Foreign journalists ‘do not reflect reality’ of Syria

Ex-Syrian journalist living in Istanbul says she wants end to ‘brutal massacre’ of her home country
ISTANBUL (AA) – Foreign journalists are not reflecting reality of the civil war in Syria, according to a former Syrian journalist, who now lives in Istanbul.
Rusha Altabshi, who used to work for a local newspaper called “Life” in Syria before the start of civil war, said local and foreign news journalists were reporting “differently” on Syria instead of depicting the reality on the ground.
“We could not understand what was happening in the first days of the war,” the 36-year-old woman told Anadolu Agency as March 15 marks the seventh year of the outbreak of civil war in Syria.
According to UN officials, hundreds of thousands of people have been killed in the conflict that has been raging on since 2011.
Before the war began, Altabshi said she used to write news focusing on women and even now she continues to write about them.
“After the war began, I continued writing on women, sadly because what happened was very bitter,” she said.
“I focused on women who were raped and I tried to evaluate the events from a more rational point of view as I saw awful incidents.”
Altabshi said she was forced to leave her profession after she left Syria.
“I could not write anywhere since 2013,” she said.
“My dream is to see my name again in newspapers. I hope the war in my country comes to an end as soon as possible.”
Before coming to Istanbul, Altabshi and her family lived in Germany for around a year-and-a-half.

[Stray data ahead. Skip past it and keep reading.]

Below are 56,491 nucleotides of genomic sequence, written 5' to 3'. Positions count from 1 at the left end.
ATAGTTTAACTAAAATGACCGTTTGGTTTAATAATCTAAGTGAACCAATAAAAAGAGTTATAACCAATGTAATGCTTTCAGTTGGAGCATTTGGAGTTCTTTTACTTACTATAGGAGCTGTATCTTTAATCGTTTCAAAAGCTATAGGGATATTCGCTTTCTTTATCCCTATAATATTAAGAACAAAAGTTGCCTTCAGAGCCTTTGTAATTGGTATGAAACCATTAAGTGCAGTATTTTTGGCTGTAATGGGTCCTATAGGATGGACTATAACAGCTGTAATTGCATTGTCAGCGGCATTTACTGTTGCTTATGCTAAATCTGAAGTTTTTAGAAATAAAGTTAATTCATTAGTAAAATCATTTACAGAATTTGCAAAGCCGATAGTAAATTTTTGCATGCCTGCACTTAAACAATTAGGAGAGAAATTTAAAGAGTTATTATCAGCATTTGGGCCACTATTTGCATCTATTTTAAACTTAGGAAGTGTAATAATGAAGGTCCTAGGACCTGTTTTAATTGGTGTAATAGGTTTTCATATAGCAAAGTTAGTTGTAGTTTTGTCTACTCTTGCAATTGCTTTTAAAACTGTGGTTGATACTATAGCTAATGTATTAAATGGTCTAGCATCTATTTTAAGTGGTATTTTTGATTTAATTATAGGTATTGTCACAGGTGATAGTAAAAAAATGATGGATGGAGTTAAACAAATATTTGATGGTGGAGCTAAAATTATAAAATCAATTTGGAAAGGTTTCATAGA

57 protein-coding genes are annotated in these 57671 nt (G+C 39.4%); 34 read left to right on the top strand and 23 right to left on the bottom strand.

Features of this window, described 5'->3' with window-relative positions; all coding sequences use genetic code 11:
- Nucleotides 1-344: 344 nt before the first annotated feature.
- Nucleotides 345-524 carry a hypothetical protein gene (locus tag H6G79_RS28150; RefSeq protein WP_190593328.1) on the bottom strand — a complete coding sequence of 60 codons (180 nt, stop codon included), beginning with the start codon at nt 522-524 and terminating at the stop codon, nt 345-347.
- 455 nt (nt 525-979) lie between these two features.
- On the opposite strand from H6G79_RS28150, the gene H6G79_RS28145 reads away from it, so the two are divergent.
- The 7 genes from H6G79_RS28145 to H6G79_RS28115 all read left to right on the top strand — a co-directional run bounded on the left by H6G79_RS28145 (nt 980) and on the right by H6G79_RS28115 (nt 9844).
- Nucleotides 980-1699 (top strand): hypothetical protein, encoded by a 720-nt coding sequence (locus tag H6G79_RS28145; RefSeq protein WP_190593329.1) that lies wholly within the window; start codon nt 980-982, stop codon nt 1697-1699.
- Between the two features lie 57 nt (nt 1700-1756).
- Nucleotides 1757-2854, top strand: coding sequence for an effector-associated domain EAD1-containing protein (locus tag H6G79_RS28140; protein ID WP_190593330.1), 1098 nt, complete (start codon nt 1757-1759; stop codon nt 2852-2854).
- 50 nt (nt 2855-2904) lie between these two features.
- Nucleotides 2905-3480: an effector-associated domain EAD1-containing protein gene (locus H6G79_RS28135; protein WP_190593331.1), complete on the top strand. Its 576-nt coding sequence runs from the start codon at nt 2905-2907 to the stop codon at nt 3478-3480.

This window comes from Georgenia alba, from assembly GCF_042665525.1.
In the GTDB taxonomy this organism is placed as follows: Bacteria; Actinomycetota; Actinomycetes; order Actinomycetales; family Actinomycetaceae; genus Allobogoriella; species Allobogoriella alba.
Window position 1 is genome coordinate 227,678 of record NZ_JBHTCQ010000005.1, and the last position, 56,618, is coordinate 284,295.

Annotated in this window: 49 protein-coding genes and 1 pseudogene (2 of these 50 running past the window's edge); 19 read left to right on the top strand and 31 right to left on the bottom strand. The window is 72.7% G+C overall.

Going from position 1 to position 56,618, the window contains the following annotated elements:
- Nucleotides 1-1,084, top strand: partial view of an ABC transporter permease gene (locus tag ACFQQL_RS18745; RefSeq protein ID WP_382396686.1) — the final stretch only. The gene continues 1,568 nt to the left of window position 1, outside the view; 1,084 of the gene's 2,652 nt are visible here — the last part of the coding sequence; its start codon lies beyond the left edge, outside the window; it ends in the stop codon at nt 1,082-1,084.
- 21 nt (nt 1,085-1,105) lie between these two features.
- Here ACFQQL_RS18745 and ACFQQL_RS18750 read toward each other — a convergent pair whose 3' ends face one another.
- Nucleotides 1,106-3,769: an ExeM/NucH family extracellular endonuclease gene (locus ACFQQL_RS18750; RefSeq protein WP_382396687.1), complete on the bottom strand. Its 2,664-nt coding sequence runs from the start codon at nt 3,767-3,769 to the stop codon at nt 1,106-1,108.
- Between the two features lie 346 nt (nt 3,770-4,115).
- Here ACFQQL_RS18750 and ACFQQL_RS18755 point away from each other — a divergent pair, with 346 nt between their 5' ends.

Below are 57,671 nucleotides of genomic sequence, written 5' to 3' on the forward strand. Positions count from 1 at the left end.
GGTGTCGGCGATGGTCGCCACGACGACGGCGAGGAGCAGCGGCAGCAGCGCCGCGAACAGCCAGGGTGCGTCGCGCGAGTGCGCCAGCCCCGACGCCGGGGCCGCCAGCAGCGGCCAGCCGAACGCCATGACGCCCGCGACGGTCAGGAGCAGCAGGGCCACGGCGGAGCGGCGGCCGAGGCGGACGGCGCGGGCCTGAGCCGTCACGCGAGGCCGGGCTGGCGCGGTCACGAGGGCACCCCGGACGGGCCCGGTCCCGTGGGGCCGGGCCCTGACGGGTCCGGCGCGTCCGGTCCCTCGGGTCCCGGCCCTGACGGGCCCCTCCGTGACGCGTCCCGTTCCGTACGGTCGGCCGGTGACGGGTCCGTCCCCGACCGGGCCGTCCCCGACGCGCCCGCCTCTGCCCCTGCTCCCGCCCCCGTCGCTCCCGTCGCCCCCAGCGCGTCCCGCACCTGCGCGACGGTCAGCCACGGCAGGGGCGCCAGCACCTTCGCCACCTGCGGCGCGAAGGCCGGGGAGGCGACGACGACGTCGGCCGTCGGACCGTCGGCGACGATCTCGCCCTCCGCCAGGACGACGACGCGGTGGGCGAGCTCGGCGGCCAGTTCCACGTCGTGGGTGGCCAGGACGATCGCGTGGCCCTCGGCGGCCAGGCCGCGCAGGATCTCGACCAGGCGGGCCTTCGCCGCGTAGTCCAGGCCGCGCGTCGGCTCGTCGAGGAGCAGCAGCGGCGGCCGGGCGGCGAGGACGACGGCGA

“We did not feel we belonged to Germany, culturally and socially,” she said.
– ‘Happiness by working’
“Turkey has both western and eastern culture but in Germany we were living in a camp.”
While Altabshi lives in Istanbul with her sister, their mother lives in Turkey’s southeastern province of Gaziantep.
“We are very pleased [to be here] and happy,” she added.
Her mother took some handicrafts classes and was now making wooden objects, which she then sells them.
“My mother found happiness by working. The real reason for my mother’s happiness is Turkey. Because Turkey offered us the opportunities and a comfortable life.”
“Istanbul gives me and my sister a positive working energy and motivation; we are very happy,” she added.
Turkey opened its borders to millions of Syrians.
“I am very pleased with all the steps taken by Turkey on Syria.”
The only thing Altabshi said she wants now is the end of the brutal massacre in her home country. “If the whole world wants, they can unite and end the ongoing massacre in Syria.”
Syria has been locked in a vicious civil war since early 2011, when the Assad regime cracked down on pro-democracy protests with unexpected ferocity. This led to a military conflict between the Syrian opposition groups and the Assad regime over the war-torn country’s territory.
Iran has been supporting the Assad regime during the war while Russia intervened in September 2015. Peace talks were launched in Geneva in 2012 aiming to find a political solution for the conflict while Astana talks began in 2017 discussing a cease-fire that has been fragile so far.
Hundreds of thousands of civilians have been killed in the conflict, mainly by regime airstrikes targeting opposition-held areas while millions more were displaced. During the conflict, Assad regime was accused many times by many international actors of targeting Syrian civilians by chemical weapons.

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